Is Anything Left?
by FRANKLIN LAMB
The answer to this question is being pondered across America in light to the two seeming mutually contradictory US Federal Court decisions handed down this month from Courts in Washington DC and New York.
The legal issue of what rights are left to American citizens that can prevent governmental intrusions into their privacy and also governmental invasions using heavy handed searches and seizures following the launching of the Bush administrations "war of terrorism' has gained new impetus following disclosures by former National Security Agency analyst turned whistle blower, Edward Snowden. Without Snowden's patriotic leaks, no legal challenge could have been brought to the NSA practices.
Now that two US Federal District Courts, with identical powers under the US Constitution have seemingly reached opposite results on the same legal issue involving the right of the NSA to conduct "metadata' searches and store the information of scores of millions of unknowing Americans the issue is likely going to have to be decided by the US Supreme Court. As predicted, appeals were immediately filed from the Trial Courts decision in both cases.
Initially, civil libertarians were encouraged earlier this month when in light of the Snowden revelations of massive US government spying on Americans and millions of foreigners, Federal Description: Judge Richard Leon of the United States District Court for the District of Columbia ruled on 12/16/13 that the bulk collection by the National Security Agency of cell phone data (everyone you called, when you called them and where you were when you called them) of Americans violates the Fourth Amendment to the Constitution and is "Orwellian".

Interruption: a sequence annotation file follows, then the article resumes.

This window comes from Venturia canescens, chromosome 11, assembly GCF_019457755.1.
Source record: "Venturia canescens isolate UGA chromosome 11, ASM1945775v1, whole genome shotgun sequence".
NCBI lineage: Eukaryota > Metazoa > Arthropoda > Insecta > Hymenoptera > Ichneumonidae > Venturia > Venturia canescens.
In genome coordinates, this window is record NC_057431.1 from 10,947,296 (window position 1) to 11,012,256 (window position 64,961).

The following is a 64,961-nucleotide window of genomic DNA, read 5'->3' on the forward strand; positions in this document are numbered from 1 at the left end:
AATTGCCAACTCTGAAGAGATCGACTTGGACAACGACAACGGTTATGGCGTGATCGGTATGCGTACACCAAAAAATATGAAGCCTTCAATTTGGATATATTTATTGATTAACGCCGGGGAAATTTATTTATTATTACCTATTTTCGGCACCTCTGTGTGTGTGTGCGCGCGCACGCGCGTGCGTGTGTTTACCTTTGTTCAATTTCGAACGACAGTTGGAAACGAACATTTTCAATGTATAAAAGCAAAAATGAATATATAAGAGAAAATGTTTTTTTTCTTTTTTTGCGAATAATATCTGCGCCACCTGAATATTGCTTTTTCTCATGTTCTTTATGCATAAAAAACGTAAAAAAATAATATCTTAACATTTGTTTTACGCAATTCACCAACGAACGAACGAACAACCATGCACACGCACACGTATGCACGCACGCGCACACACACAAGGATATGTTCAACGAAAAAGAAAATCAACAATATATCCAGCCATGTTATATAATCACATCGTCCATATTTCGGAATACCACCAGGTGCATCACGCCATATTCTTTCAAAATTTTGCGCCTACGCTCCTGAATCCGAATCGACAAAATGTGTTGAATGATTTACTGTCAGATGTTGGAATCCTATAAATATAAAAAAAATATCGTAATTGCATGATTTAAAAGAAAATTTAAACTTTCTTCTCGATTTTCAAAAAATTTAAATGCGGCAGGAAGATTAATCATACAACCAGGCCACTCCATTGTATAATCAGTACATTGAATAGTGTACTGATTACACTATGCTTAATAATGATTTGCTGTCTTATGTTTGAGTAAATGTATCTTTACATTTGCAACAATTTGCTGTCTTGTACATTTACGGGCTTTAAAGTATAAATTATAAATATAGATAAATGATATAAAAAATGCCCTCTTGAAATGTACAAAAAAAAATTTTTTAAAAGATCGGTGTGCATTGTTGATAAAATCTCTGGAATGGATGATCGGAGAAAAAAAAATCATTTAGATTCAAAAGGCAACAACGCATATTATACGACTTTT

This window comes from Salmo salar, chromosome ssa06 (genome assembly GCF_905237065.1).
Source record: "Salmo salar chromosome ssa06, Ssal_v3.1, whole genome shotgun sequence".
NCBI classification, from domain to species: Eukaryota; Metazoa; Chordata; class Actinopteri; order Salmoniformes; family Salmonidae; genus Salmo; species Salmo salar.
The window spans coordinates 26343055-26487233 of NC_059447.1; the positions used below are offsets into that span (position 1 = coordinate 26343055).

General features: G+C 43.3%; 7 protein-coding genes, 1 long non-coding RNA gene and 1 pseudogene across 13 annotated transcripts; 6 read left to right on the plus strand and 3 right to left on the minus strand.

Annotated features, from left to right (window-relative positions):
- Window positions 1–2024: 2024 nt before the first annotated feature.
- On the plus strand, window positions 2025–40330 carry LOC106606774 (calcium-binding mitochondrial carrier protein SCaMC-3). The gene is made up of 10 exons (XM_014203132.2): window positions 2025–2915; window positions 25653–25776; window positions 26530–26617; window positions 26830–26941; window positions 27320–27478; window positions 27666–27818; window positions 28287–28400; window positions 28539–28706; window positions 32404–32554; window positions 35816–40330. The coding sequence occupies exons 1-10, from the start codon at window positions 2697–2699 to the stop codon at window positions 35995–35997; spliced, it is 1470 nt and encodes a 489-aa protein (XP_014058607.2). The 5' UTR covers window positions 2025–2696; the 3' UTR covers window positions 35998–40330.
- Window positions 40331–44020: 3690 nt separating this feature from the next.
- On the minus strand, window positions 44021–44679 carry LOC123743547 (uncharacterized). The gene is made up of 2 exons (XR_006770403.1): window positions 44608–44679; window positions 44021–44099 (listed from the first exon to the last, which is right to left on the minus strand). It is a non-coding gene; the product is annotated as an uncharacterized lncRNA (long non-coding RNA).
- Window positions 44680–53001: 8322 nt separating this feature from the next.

Judge Leon explained that we now use our smartphones for a wide variety of personal activities in which we have the expectation of privacy, and probably we have more expectation of privacy from our phones now than we did from a pay phone in the 1980s. He made the point that cell phones today includes a citizens, location when one makes a call and becomes a GPS made the call, functioning essentially as a GPS. He wrote, "It's one thing to say that people expect phone companies to occasionally provide information to law enforcement; it is quite another to suggest that our citizens expect all phone companies to operate what is effectively a joint intelligence-gathering operation with the Government."
Judge Leon focused on whether the NSA massive surveillance violated the 4th Amendment which provides: "The right of the people to be secure in their persons, houses, papers, and effects,against unreasonable searches and seizures, shall not be violated, and no warrants shall issue, but upon probable cause, supported by oath or affirmation, and particularly describing the place to be searched, and the persons or things to be seized."
"The threshold issue that I must address, then, is whether plaintiffs have a reasonable expectation of privacy that is violated when the Government indiscriminately collects their telephony metadata along with the metadata of hundreds of millions of other citizens without any particularized suspicion of wrongdoing, retains all of that metadata for five years, and then queries, analyzes and investigates that data without prior judicial approval of the investigative targets. If they do -- and a Fourth Amendment search has thus occurred-- then the next step of the analysis will be to determine whether such a search is "reasonable.'"